In the Netherlands we currently have a discussion because our left-wing christian party (part of the coalition government) wants to prohibit IVF and PGD (pre-implantation genetical diagnostics) to select embryo’s who might carry a gene for inherited breastcancer. Women who carry the gene have 36-85% chance to get breastcancer and many decide to preventively amputate their breasts at a very young age. They feel it is justified for genetic illnesses like Cistic Fybrosis and Duchenne but not for breastcancer since things might chance, cures might be found and life should be protected. Of course the alternative for gene-carrying parents is to abort all female embryo’s in an early stage, comparable with the abortion of all male embryo’s in Duchenne families. All those diseases… eh… birthdefects… are life threatening. Homosexuality isn’t. The main problem so far seems to be that it lowers the chance of parents to have grandchildren. So how far can we go?

    *If* at a certain time we could tinker with things during the pregnancy to determine and chance the sexual orientation, wouldn’t we run the risc of getting something ‘worse’ in return? Like the introduction of rabbits in Australia? Or tinkering with the gene that makes some black people more susceptible to sikkel cell disease but also protects them from malaria?

    And: In a country that doesn’t have a nice pension system it might actually be rather handy to have a son who is married to another guy with a job instead of a daughter without a job and with 4 kids… Homosexual couples usually have more money to spend, so economically it might be nice to have at least one homosexual son ;)

    @ c.wagener: what would those advantages be? Growing up in a non-controversial household with enough income and two loving parents is definately nicest for kids, but studies so far have shown that it doesn’t matter wether the parents have the same gender.

    Like or Dislike: Thumb up 5 Thumb down 2

  28. Steve says:

    We don’t know the details of someone else’s brains, and the attraction the study cites is not related in any way to the “attractor’s” brain.

    Boyd,

    The study may not be but the conclusions drawn from it certainly are. Just reread James’ article.

    My point was, according to the conclusion drawn form the study, if man A has Equal Brain Halves (EBH) then it is biologically natural for him to be attracted to another male. An Unequal Brain Halves (UBH) man B would not be attracted to him though so his only choice is to be attracted to another EBH male. But why is that the only choice? What is preventing him from being attracted to a female especially a UBH one?
    Because it’s a choice.

    Like or Dislike: Thumb up 0 Thumb down 4

  29. dutchmarbel says:

    Steve: if it is a choice, could heterosexual males choose to be very attracted to EBH men? Is it a choice for you? ‘Cause for me it isn’t.

    Like or Dislike: Thumb up 1 Thumb down 0

  30. Steve says:

    Romans is where Paul does most of his writing regarding the nature of sin and salvation, and it is impossible to read him without avoiding the implication that human beings do not have free will as a consequence of Original Sin, save for the one choice to either embrace Christ or not.

    I think I can see where I wasn’t clear.

    It is true that Paul taught that because of Adam’s fall all humans are born with original sin, also called a sin nature. He taught that a consequence of this sin nature is the inability to choose a life that pleases God (Rom 3:23) and a propensity to choose sin, that the result of this sin nature is spiritual death(Rom 6:23), And that the only choice we humans have as far as salvation is faith in Christ’s death on the cross as a substitution for our own(Rom 10:9-10). This is also taught elsewhere (Eph 2:1-10) But this does not negate the teaching that every human also has the free will to choose between right and wrong on an individual action basis. Every human has the ability to choose to do the right thing or the wrong thing in every situation. If a person goes into the bank and thinks, “I need more money. Why don’t I tell the teller to give me all the cash in her drawer?” But then chooses not to do so because it is the wrong thing to do he has exercised his free will. When a person is angry and chooses to hit some other person, he has exercised his free will. A person who sees another in trouble and chooses to help that person exercises his free will.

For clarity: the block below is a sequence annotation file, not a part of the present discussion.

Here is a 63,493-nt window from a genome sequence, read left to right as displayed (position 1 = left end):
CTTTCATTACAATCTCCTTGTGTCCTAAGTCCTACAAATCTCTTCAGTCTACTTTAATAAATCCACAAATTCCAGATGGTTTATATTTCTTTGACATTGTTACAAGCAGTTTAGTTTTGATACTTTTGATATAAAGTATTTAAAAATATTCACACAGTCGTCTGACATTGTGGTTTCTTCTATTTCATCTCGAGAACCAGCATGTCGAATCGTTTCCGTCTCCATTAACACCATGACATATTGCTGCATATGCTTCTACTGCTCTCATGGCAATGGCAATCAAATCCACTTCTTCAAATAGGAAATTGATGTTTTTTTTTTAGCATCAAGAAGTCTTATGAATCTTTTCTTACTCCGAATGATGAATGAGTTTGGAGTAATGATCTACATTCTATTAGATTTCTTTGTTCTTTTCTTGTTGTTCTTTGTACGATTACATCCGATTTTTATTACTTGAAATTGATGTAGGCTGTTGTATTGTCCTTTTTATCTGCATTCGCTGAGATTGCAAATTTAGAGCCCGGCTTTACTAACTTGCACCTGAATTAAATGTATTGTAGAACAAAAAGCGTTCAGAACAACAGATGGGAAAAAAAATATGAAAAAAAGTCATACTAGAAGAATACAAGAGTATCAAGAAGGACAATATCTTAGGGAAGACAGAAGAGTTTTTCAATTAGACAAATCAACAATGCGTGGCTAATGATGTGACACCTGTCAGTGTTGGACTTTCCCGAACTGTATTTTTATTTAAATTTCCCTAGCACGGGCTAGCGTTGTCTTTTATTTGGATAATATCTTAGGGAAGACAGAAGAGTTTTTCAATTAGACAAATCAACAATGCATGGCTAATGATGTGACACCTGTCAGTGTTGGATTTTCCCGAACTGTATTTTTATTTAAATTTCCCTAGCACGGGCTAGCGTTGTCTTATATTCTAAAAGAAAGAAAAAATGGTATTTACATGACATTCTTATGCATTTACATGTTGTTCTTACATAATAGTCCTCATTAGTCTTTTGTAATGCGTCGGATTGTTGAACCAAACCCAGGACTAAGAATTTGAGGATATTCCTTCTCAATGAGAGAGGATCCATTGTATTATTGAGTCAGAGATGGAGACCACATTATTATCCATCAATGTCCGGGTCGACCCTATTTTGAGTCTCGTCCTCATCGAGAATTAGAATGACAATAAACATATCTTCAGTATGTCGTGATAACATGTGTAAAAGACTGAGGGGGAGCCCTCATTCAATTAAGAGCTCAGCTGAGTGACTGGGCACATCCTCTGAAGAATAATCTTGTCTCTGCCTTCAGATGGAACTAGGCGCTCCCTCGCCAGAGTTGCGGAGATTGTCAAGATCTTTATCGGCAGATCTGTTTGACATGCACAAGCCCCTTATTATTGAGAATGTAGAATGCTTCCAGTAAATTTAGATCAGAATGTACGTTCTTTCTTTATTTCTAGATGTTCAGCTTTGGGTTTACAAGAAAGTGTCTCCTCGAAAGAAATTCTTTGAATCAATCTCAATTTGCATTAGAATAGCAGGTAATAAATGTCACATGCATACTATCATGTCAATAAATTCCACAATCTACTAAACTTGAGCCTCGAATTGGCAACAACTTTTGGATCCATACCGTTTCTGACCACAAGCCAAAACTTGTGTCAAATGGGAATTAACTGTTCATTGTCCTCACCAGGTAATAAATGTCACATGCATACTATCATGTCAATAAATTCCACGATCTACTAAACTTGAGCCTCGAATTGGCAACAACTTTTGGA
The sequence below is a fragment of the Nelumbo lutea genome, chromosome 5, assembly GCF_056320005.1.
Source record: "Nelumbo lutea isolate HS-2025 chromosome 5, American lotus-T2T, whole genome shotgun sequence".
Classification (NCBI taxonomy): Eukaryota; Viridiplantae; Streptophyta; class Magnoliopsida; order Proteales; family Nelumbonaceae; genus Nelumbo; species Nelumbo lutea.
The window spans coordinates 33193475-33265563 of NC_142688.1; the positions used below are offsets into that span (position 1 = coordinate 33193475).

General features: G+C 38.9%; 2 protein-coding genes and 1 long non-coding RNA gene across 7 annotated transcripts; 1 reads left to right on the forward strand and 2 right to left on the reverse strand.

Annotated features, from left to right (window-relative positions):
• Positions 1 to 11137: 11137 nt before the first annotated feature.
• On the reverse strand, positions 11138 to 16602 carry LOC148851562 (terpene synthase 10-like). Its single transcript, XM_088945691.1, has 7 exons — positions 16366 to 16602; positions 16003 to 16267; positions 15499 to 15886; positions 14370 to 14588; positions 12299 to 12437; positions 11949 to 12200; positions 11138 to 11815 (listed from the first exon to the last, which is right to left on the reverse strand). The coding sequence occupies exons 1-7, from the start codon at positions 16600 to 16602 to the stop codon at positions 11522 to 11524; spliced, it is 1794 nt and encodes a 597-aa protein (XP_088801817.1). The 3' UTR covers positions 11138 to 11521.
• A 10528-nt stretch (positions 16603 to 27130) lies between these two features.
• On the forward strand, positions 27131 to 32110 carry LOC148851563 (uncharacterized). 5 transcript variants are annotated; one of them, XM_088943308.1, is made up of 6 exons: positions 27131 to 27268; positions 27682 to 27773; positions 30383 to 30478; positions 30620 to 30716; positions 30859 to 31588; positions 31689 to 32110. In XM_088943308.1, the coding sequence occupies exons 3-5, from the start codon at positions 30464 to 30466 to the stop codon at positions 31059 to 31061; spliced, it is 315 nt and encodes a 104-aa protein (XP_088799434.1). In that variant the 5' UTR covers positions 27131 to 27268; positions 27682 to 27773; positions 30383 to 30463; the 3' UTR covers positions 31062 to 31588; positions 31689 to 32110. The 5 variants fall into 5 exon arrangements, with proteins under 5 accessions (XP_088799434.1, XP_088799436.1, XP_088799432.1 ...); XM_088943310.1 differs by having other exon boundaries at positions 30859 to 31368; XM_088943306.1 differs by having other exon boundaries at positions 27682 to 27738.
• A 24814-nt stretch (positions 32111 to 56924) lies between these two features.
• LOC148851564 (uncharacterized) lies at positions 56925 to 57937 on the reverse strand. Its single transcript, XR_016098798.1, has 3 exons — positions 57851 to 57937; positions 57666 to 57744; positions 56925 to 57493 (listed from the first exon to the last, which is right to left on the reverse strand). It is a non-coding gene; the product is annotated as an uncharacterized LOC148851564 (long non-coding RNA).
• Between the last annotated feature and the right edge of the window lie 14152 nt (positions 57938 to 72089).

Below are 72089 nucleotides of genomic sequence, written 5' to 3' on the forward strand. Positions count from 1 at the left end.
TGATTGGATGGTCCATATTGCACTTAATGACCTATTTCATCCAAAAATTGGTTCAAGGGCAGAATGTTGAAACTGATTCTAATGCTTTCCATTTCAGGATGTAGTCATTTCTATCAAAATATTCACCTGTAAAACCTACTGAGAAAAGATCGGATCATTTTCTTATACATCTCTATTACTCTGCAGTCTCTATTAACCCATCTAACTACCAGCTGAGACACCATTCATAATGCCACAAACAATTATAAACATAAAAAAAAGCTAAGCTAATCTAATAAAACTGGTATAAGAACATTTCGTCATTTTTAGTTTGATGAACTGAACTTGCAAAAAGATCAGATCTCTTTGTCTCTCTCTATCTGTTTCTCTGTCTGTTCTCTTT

The nature of these choices is that with every choice it becomes easier to chose that way the next time and harder to chose the opposite. King Saul is a perfect example of a life of choices that got worse with each choice. This is why Paul uses homosexuality as one example of a person who has chosen over and over to rebel against God. It is the epitome of rejecting God and his sovereignty.

    Like or Dislike: Thumb up 4 Thumb down 0

  31. Alex Knapp says:

    Every human has the ability to choose to do the right thing or the wrong thing in every situation.

    Where’s that in the Bible?

    Like or Dislike: Thumb up 0 Thumb down 4

  32. Steve says:

    Every human has the ability to choose to do the right thing or the wrong thing in every situation.

    Where’s that in the Bible?

    Alex,

    I think you will find this teaching throughout Scripture. You find it when God tells Cain “Why are you angry? Why is your face downcast? If you do what is right, will you not be accepted? But if you do not do what is right, sin is crouching at your door; it desires to have you, but you must master it” Gen 4:6-7

    You find it in the account of Noah where God instructs him to build the ark and what to do with it after it was built and “Noah did everything just as God commanded him” Gen 6:22

    You find it with Abram (Abraham), Issac, Jacob (Israel), the 11 sons of Israel and Joseph, Moses, King Saul, David, Peter, Stephen, Saul.

    All of these people had the ability to choose the right or wrong action. Even Pharaoh, whom God hardened his heart made the choice first to harden his heart against God. Every person has the ability to choose to obey God’s rules. It’s just that our sin nature usually leads us toward sin. Some deeper than others e.g. Rom 1-3.

    I think what you were speaking of earlier is that part of Paul’s teaching in Romans is that no matter how many times we choose the right thing it is never enough to reconcile us to God. Only faith in Christ accomplishes that.

    I hope my understanding of Scripture is clearer to you after this.

    Like or Dislike: Thumb up 4 Thumb down 1